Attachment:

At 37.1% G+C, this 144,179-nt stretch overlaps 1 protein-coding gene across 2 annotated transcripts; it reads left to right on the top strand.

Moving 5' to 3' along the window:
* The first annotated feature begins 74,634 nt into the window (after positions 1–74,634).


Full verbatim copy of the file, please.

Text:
At 37.1% G+C, this 144,179-nt stretch overlaps 1 protein-coding gene across 2 annotated transcripts; it reads left to right on the top strand.

Moving 5' to 3' along the window:
* The first annotated feature begins 74,634 nt into the window (after positions 1–74,634).